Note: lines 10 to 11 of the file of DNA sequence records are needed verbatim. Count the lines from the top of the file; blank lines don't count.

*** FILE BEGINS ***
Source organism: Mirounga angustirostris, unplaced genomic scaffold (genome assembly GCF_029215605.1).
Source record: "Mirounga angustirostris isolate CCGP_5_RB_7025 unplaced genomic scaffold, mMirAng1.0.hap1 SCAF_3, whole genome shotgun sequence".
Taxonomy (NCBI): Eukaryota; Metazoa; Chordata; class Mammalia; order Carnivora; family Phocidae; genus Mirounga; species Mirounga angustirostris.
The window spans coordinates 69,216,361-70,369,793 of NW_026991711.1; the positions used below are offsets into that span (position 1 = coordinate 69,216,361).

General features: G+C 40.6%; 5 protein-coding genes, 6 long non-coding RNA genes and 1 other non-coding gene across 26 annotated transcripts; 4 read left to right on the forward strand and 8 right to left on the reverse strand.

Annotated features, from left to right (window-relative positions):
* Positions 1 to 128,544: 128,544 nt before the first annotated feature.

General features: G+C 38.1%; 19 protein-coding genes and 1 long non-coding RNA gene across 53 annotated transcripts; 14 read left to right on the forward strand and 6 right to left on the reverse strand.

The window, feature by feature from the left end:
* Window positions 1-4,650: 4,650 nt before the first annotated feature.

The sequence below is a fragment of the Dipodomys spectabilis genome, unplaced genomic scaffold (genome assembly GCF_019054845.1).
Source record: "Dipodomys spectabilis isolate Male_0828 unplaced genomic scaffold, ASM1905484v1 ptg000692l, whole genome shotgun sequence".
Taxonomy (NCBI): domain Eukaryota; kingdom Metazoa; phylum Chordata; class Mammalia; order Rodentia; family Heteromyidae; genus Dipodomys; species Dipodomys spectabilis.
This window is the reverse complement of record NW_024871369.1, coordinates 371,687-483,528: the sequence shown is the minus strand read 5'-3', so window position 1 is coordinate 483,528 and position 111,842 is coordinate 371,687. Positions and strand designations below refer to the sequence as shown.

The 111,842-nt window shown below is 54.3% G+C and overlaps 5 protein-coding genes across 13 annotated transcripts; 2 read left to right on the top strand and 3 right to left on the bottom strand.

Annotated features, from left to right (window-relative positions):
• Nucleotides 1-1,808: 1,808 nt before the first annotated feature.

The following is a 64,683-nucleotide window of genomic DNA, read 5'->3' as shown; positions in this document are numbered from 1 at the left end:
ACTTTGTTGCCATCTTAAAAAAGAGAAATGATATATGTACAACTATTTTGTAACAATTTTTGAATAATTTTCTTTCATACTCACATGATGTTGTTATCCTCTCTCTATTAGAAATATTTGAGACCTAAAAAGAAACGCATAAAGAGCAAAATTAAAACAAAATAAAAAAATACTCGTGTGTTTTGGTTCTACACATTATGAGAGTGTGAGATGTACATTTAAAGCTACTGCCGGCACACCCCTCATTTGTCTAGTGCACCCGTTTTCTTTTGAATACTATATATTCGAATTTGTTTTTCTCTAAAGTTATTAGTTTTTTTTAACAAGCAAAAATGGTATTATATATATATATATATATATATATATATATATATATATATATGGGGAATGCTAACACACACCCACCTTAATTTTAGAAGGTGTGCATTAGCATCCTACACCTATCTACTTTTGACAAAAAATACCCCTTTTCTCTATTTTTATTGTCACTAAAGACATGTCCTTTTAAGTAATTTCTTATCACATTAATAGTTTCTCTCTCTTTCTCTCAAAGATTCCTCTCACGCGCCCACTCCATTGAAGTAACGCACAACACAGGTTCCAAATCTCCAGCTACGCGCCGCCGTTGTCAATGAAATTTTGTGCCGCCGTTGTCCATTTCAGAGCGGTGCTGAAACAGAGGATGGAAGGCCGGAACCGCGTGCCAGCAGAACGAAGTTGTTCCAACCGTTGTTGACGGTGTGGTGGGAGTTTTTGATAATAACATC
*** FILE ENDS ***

* Window positions 1-4,650: 4,650 nt before the first annotated feature.

The sequence below is a fragment of the Dipodomys spectabilis genome, unplaced genomic scaffold (genome assembly GCF_019054845.1).